Death of a Modern Hero
A Time to Reflect on the "System"
By André Gayot
Bocuse along with other great chefs are indignant about
the death of Bernard Loiseau. We share their emotion, and
we participate in the sorrow. While their message is clear,
isn't now is a time to reflect more than to chastise?
the end of Bernard, who rose all by himself from poverty
to celebrity, is shocking, it is a sad opportunity to take
the time to reevaluate the roles we accept to play in the
order of our current society. If we abide by its rules and
aim to accomplish ourselves, what else can we do than fight
our way through, struggle with competition, race for fame,
and attempt to gain glory and perhaps money? This is "the
system." The system breeds winners, as well as losers.
One can win and lose. Loiseau benefited from the system,
and, in the end, he was also a victim of it, as are so many
others who will remain anonymous forever.
path to the top of any profession is narrow, but treading
forever the summits is an impossible challenge. Bernard
was one of the few who rose from modest apprenticeship to
world fame and never stopped to undertake adding business
responsibilities to his ingenuity. His work, as the work
of all restaurateurs, is among the toughest and most demanding
ones we know of. We would be blind not to see the incredible
energy that needs to be deployed in the kitchens. It never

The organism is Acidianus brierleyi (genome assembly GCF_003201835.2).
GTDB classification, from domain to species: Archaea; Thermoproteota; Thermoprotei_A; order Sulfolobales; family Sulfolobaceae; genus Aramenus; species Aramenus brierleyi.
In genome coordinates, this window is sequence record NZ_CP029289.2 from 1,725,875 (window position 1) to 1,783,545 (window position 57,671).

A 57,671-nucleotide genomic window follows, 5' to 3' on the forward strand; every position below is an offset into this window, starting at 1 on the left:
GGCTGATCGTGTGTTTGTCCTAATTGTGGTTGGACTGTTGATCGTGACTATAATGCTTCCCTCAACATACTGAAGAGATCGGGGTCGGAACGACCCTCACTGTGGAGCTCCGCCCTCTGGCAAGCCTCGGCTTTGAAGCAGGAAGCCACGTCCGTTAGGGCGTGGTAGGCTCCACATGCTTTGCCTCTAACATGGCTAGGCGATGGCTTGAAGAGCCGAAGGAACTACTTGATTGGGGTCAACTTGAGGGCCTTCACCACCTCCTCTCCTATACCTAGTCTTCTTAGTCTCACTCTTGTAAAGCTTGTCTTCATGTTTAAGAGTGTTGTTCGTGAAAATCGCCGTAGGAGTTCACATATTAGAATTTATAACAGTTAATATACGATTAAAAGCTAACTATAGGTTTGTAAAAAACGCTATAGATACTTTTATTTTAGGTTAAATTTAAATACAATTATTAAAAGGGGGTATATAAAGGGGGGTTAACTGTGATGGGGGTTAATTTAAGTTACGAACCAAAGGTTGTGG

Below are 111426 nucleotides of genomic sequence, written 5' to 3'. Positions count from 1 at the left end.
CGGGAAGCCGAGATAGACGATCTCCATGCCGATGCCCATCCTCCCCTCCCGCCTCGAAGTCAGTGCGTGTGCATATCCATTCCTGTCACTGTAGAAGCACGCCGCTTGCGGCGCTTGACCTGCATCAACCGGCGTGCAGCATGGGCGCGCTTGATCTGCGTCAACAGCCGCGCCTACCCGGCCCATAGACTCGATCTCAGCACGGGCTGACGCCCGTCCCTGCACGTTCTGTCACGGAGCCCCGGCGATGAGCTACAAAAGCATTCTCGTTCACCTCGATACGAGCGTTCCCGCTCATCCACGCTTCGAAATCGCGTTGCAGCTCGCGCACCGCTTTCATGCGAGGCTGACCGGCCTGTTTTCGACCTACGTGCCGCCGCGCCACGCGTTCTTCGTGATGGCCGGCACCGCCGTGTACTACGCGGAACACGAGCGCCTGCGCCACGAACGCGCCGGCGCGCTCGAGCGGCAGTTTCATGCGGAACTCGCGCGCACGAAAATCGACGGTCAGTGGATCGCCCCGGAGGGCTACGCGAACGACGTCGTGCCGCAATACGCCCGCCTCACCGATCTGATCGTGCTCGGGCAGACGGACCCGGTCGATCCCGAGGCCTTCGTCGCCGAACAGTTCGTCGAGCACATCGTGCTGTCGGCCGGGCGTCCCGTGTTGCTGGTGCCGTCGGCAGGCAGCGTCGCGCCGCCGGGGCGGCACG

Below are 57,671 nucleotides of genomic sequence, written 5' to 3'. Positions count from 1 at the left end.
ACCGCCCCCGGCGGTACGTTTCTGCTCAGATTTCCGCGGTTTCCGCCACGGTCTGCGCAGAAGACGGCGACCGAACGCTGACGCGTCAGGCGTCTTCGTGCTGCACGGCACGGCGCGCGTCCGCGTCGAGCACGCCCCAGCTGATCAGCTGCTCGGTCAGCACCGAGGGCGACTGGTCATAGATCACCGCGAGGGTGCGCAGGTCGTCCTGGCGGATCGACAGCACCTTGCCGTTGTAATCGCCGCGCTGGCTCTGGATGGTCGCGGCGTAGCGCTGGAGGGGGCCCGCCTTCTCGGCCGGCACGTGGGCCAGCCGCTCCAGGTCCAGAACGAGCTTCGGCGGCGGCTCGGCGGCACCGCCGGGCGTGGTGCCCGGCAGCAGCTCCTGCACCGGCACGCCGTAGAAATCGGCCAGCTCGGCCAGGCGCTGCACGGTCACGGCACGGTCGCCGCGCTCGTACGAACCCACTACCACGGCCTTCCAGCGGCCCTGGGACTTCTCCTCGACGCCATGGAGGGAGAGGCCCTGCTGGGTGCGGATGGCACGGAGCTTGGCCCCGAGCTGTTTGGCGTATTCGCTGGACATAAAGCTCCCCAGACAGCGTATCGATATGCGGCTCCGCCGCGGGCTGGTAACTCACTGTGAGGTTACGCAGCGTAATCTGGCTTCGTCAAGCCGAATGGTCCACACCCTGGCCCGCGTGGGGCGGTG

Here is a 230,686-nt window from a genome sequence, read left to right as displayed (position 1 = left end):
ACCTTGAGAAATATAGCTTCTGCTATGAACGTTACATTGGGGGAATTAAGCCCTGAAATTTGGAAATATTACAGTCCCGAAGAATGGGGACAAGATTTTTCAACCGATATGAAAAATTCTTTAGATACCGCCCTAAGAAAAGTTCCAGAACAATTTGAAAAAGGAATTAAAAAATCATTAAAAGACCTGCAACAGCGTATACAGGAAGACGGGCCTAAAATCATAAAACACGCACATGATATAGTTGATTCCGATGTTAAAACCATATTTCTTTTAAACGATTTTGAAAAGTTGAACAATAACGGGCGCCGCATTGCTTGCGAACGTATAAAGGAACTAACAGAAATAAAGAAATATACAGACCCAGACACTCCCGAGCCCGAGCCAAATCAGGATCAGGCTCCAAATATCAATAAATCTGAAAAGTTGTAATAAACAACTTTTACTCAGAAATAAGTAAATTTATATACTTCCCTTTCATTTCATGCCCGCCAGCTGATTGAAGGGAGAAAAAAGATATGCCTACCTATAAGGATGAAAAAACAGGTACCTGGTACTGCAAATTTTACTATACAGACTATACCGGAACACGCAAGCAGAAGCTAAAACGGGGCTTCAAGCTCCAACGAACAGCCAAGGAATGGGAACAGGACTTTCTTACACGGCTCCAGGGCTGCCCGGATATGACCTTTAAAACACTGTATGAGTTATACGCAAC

ends and the call is for more effort everyday. How long
can a man or a woman sustain the permanent pressure resulting
from the very nature of his or her success? It could have
been too much for Bernard. He is not the only one.
the collapse of the black "gazelle" Marie-José
Perec, the world champion of the 400-meter race. Under the
pressure (from the public, the media, the team) she fled
from the stadium in Sydney while the world was expecting
to see her repeating her victory on the Australian track.
never gives a break to those who want to perform at the
top whether it's tennis, music, theater, literature, art
or any human activity including cuisine. Through the media,
the public is watching the modern heroes prompt to notice
their shortcomings more than their triumphs, the latter
being expected — n'est-ce
pas? — to
is legitimate to ask questions about the way the media does
its job when it deals with the complexity of this arduous
profession. Judging always poses a grave moral problem.
Many factors enter into the equation of a final verdict
and it takes quite some knowledge and experience to pretend
to resolve it satisfactorily. Is this wisdom and reflection
always present in the opinions about the restaurants delivered
to the public? Was it the case in this particular instance?
For obvious reasons, it is not for us to decide. It is up
to the French public to provide the answer.
for us, the moral line has not changed: The media plays
its role when it assesses with honesty and competence the
merits of an establishment and the media cannot ignore that
these merits may vary in time. For as Beaumarchais wrote:
"without the liberty to criticize there is no merit
in praise." It turned out to be the basic foundation
of the modern press and by extension of our democracy.
*Read more about Bernard Loiseau
Gault Millau Controversy
All the Rage About Loiseau